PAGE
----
London police make second arrest over train bomb
LONDON - British police said Sunday they had made a second arrest over the bombing of a London Underground train, as their probe into the terror attack widened.
The 21-year-old man, who has not been named, was detained late Saturday in Hounslow, on the western rim of the capital, a police statement said.
A search was under way on Sunday in Stanwell, a few miles (kilometres) west of Hounslow, in connection with the arrest, police said.
Officers had earlier arrested an 18-year-old man over Friday's "bucket bomb" attack at Parsons Green station, which injured 30 people, and said they were hunting for more suspects.
Home Secretary Amber Rudd said Sunday that police are trying to find out how the teenager was "radicalised".
The bomb went off in a packed carriage and although the device is thought to have malfunctioned it still caused a large explosion followed by what witnesses said was a fireball.
It was Britain's fifth terror attack in six months -- a series that has claimed 35 lives.
The Islamic State group claimed responsibility for Friday's explosion.
The first arrest on Saturday took place at the Dover ferry terminal -- a main link to Europe. A "number of items" were recovered during the operation and the teenager is now in custody in London, officers said.
Police also raided a home in Sunbury, a town west of London on Saturday. Local residents quoted in British media said the owners of the house were elderly foster parents.
- Terror threat 'critical' -
Britain's terror threat was raised on Friday to "critical", indicating that another attack is feared, and soldiers have been deployed to guard key sites, including nuclear facilities.
The critical warning was last used after the deadly suicide bombing at a pop concert in the northwestern city of Manchester in May that was also claimed by IS.
Rudd voiced doubt over the IS claim it was behind Friday's incident.
"It is inevitable that so-called Islamic State or Daesh will try to claim responsibility but we have no evidence to suggest that yet," she told the BBC.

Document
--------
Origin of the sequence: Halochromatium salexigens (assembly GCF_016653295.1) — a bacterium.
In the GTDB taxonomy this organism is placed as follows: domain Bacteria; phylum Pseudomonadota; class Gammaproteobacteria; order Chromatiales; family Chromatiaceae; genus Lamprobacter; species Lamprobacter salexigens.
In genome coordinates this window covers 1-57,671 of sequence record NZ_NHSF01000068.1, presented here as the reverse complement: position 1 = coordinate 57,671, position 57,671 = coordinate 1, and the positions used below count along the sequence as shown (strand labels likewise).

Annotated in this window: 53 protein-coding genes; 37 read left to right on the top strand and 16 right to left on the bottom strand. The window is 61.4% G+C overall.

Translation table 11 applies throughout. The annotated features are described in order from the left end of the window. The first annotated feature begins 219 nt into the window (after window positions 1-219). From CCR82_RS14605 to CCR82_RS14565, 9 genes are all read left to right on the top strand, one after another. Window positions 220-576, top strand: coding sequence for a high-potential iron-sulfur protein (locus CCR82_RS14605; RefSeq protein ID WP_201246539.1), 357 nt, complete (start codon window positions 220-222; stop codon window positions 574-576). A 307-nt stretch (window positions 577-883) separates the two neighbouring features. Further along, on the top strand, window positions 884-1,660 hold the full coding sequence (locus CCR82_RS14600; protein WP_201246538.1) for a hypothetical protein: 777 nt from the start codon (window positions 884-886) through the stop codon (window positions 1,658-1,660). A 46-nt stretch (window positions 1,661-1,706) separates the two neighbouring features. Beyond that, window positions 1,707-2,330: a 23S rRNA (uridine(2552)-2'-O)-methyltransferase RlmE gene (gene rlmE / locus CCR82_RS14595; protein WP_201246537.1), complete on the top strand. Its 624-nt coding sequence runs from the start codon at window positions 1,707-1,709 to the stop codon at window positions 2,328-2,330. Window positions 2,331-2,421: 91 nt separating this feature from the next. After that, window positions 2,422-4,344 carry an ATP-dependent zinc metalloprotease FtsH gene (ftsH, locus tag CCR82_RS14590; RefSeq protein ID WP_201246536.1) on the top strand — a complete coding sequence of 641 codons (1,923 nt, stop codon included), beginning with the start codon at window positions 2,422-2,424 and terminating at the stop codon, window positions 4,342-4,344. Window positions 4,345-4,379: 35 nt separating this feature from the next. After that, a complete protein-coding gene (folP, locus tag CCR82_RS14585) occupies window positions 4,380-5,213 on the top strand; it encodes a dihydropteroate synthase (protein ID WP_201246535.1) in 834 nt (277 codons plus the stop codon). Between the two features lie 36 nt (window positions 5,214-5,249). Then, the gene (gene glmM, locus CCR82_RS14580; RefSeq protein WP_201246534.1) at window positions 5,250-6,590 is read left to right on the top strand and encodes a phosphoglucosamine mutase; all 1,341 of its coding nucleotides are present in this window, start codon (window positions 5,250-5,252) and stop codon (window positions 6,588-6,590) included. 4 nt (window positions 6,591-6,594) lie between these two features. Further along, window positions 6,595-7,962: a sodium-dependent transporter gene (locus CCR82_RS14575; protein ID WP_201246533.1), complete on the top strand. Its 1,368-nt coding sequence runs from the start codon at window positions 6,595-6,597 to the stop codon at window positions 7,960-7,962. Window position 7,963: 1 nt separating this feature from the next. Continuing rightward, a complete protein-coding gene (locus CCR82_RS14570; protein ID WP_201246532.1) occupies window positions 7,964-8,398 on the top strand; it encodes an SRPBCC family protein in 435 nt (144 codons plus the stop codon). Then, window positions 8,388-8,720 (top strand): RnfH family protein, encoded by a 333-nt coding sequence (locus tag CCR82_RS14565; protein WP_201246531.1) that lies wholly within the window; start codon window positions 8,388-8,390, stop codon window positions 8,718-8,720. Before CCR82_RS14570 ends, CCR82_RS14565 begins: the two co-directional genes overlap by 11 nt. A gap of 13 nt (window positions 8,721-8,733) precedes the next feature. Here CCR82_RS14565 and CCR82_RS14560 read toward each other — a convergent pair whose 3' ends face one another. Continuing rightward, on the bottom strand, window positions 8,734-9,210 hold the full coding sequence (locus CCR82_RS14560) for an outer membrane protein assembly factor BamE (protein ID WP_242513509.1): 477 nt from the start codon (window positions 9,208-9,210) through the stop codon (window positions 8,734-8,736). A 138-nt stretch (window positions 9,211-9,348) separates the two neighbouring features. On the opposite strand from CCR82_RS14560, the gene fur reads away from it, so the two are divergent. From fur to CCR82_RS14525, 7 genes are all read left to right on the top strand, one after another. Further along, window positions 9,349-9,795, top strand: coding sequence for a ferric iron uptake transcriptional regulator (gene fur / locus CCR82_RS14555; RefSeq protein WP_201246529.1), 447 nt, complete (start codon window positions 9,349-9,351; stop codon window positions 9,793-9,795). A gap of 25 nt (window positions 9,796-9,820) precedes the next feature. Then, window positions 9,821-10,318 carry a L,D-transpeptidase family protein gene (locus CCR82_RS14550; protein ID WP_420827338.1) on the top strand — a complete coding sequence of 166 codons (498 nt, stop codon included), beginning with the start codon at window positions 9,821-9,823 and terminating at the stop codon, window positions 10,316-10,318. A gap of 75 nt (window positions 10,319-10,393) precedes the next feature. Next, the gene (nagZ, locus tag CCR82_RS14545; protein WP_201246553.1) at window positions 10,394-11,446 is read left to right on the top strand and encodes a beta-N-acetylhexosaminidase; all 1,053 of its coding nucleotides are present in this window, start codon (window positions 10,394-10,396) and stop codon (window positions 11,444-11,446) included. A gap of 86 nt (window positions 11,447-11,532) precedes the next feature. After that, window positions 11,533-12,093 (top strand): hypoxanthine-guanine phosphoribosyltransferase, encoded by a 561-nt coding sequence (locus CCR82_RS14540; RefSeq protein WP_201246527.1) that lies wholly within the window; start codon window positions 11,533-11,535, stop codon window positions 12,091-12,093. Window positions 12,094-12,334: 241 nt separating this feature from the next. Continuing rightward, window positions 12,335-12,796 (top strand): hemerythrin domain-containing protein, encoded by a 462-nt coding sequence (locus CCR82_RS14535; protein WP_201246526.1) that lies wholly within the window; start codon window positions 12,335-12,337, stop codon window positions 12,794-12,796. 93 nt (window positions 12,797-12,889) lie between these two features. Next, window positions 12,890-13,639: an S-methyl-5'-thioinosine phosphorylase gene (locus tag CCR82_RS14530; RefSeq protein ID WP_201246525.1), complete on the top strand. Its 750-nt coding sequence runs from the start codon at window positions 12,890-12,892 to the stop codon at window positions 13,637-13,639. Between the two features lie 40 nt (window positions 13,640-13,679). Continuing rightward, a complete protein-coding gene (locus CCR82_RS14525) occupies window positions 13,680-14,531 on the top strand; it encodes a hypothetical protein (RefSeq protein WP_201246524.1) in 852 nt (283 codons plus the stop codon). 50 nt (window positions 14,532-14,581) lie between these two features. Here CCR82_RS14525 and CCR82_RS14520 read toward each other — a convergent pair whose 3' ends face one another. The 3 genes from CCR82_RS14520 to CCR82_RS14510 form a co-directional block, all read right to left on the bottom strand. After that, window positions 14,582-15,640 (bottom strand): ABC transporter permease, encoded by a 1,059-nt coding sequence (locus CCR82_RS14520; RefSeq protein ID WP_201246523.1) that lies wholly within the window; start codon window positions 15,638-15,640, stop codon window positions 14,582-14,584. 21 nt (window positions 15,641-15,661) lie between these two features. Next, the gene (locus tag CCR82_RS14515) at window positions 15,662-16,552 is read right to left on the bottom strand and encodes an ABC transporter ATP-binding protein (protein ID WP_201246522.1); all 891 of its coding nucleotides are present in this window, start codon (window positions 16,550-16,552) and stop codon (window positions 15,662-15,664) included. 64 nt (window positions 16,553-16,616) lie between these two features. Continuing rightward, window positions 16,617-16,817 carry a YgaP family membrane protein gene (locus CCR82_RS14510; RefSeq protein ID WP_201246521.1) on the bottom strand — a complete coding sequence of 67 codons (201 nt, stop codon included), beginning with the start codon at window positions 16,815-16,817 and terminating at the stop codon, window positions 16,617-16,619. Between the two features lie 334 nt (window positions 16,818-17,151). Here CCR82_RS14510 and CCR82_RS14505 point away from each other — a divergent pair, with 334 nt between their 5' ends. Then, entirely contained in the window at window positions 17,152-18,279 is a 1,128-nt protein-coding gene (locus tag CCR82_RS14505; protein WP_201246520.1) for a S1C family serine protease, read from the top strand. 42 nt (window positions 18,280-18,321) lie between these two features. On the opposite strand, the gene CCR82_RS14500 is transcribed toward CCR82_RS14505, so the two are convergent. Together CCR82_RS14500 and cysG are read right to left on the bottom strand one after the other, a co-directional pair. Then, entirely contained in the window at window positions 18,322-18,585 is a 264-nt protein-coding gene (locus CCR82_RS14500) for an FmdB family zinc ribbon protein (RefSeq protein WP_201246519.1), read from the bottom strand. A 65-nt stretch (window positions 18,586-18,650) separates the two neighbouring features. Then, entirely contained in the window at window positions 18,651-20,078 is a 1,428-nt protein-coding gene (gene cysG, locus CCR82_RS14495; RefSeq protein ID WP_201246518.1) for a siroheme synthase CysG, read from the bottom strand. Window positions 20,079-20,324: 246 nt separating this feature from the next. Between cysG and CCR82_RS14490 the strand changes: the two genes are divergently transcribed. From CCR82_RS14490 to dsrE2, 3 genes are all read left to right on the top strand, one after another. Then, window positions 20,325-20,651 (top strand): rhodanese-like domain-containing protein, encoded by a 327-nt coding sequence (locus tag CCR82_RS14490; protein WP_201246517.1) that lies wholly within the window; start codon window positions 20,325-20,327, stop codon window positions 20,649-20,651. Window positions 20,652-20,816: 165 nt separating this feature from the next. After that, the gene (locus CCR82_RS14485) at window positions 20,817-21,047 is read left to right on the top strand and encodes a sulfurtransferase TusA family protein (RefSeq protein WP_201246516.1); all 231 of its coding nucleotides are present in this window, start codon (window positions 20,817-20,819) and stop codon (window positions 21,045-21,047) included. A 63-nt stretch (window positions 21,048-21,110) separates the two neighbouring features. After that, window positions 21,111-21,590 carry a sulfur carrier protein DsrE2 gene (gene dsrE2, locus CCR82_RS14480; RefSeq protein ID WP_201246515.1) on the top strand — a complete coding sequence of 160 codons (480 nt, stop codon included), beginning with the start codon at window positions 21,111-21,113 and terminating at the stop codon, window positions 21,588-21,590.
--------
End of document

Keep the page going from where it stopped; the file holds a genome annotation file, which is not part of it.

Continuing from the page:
Rudd had also earlier dismissed as "pure speculation" US President Donald Trump's claim, made Friday on Twitter, that a "loser terrorist" behind the attack was known to Scotland Yard.
The tweet had already drawn a terse rebuke from Prime Minister Theresa May, who said: "I never think it's helpful for anybody to speculate on what is an ongoing investigation."
In another security scare on Sunday, a London-bound British Airways flight was evacuated at Paris's Charles de Gaulle airport after a false bomb alert.
The improvised device at Parsons Green, a quiet and well-off residential district, failed to detonate fully.
But the blast inflicted flash burns on passengers, and prompted dozens of others to flee in panic.
- 'Fireball flew down carriage' -
Twitter user @Rrigs posted pictures of a white bucket smouldering on the train and described how a "fireball flew down carriage and we just jumped out open door".
The bucket, which was inside a frozen food bag, looked like the type used by builders and there appeared to be cables coming from it.
Louis Hather, 21, had been travelling to work and was three carriages down from where the explosion took place.
"I could smell the burning. Like when you burn plastic," he said.
He was trampled on as panicking passengers stampeded out of the station and his leg was badly cut and bruised.
The bomb's remnants were examined by forensic scientists but no further details were released.
Several victims were taken to hospital, although the health authorities said none were in a serious life-threatening condition.